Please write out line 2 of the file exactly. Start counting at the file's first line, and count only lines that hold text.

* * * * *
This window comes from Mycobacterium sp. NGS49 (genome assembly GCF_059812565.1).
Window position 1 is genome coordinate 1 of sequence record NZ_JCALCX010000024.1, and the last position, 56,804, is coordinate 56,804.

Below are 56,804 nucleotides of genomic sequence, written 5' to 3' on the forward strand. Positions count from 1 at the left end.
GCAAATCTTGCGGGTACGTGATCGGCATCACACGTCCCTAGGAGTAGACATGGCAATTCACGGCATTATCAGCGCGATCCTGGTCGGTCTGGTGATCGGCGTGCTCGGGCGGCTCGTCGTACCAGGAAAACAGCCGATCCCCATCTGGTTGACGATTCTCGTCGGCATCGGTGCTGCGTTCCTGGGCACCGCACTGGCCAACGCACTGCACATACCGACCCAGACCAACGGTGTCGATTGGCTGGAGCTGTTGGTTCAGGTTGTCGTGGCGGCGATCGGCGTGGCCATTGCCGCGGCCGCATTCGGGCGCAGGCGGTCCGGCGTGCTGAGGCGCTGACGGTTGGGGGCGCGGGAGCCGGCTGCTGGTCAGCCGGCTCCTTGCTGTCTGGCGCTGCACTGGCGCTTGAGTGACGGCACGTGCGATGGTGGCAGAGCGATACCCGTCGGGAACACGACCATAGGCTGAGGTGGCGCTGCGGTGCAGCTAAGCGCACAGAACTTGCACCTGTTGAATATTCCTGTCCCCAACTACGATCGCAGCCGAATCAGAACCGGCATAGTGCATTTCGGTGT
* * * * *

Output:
Window position 1 is genome coordinate 1 of sequence record NZ_JCALCX010000024.1, and the last position, 56,804, is coordinate 56,804.